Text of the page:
I'm talking all manner of Lindt bars for discounts as low as a dollar each (if you buy 12, but with all the variety, you'll be surprised how fast you can amass 12 bars); boxes of white chocolate-coconut miniatures (today's featured item--200 minis for $3.95!); small bags of truffles for 75 cents each (outrageous discounts on quantity purchases, but even I couldn't quite justify buying a dozen bags), and boxes of praline minis for $4.00 each. (The back of the store has all the newer, regularly priced merch.)

Though some of the bars will be accompanying me on our upcoming camping trip (and some will stay behind for baking), most of the hoard is just hanging out in my office, waiting for distribution.

My office runs on chocolate. Say what you like about paychecks and pats on the back, it's candy (okay, sweet goodies of all kind) that keeps my colleagues coming to work. (I can't really blame them--it's one of the reasons I'm here.) Already I have renewed the love and affection of many of my coworkers. It's amazing what sprinkling some dark chocolate truffles around will do.

It's a chocolate sale, people--what more do I have to say?

P.S. This particular store is NOT closing. I asked (what with the factory clearance and all), but the manager said that not only is the Burlington Square store NOT closing, she wishes the Burlington Mall employees would stop telling customers that it is. (That's where I'd heard the rumor myself.) Most unsettling for her employees, she says. As you can imagine.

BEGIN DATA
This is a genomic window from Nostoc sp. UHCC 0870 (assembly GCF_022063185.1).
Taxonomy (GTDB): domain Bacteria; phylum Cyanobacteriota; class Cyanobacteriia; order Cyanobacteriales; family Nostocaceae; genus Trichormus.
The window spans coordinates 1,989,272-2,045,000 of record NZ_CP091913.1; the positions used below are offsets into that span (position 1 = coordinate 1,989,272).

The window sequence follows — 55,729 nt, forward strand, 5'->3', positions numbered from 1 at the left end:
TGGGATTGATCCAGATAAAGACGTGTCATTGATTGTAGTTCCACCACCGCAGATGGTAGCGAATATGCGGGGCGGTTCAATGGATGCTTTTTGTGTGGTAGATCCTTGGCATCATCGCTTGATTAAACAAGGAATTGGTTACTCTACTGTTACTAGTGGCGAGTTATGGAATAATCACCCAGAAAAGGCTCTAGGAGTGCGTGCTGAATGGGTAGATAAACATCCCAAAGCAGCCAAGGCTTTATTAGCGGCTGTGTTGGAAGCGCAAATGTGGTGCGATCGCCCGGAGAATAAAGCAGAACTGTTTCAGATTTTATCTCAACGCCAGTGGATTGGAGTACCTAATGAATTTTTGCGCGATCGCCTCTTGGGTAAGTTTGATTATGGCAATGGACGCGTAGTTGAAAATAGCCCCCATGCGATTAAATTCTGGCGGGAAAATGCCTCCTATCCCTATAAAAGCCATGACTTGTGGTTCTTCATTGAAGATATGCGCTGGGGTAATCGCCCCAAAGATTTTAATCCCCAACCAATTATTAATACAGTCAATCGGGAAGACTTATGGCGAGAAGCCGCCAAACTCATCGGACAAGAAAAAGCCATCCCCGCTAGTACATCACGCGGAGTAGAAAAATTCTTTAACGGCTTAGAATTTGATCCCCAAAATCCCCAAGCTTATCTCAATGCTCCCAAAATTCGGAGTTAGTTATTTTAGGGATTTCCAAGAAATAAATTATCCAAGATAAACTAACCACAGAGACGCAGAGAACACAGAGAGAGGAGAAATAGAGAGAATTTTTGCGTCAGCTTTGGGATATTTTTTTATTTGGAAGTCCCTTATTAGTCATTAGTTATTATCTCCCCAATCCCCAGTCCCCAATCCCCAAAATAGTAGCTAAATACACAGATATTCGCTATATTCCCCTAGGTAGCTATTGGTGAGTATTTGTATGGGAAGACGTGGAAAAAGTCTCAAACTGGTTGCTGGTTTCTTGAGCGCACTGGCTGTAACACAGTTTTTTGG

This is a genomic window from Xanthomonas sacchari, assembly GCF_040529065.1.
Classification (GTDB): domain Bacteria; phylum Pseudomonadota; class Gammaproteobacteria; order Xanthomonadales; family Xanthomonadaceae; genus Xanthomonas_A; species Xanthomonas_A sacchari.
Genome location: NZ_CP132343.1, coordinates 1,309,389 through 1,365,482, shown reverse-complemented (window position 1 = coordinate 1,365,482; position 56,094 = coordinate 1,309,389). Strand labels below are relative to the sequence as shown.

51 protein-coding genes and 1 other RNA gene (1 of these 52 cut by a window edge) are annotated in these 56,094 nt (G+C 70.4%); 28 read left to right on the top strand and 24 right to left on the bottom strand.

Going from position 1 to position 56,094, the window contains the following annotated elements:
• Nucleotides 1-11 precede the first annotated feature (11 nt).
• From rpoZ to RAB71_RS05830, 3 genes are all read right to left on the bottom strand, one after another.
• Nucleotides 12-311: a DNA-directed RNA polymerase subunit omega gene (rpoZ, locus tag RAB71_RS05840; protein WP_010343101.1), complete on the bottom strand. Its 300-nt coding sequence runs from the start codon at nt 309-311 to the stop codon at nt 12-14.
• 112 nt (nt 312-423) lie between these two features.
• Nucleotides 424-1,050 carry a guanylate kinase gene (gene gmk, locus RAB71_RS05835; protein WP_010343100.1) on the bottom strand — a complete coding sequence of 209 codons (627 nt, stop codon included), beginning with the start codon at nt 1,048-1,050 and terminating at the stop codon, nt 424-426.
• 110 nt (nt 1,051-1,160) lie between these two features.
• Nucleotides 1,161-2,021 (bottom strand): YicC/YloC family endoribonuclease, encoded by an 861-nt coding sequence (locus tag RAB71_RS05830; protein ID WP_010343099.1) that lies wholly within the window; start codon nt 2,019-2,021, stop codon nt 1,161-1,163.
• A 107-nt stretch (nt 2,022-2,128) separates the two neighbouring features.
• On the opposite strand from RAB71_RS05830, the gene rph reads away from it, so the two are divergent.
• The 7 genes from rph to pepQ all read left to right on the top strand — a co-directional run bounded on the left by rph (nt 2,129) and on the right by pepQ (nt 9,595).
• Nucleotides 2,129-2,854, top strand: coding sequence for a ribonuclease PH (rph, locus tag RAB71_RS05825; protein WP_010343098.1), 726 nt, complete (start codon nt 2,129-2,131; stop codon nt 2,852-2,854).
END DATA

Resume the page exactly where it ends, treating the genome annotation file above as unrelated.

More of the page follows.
Friday, August 11, 2006

Lovely Logan--Can't Wait!

My husband just got back from Seattle this morning (he took an overnight flight via San Francisco). Although it took him a "mere" 90 minutes to get through security (not counting the 5 minutes to check his bag and the 5 minutes to walk to the gate), he said that some security lines at SeaTac stretched on for 5 HOURS.

This doesn't exactly make me look forward to taking my folks to Logan tomorrow afternoon. We have to be there a minimum of three hours in advance, and both of them need wheelchair assistance, which I was told isn't available until they actually check in. I was assured that the wheelchair assistant would wait with them all the way through security, however. Let's just hope the airline keeps up its end of that bargain.

Suddenly, my stepdad's idea of flying non-stop to Logan (rather than a one-stop trip that arrives at the drive-straight-up-Rt.3-then-park-out-front-and-go-help-your-parents Manchester Airport, always my preference) isn't sounding like very much fun.

Sigh. If you need me tomorrow, I'll be at Logan. For hours.

Wednesday, August 09, 2006

Really Good Lobster Rolls in Kennebunkport

My folks are visiting from Virginia, always a treat. A visit from them requires at least one jaunt to Maine, so they can go home and brag about how "the kids took us to Maine for the day!" (We get a lot of halo effect out of an hour's drive. Okay--with the summer traffic, more like 90 minutes.)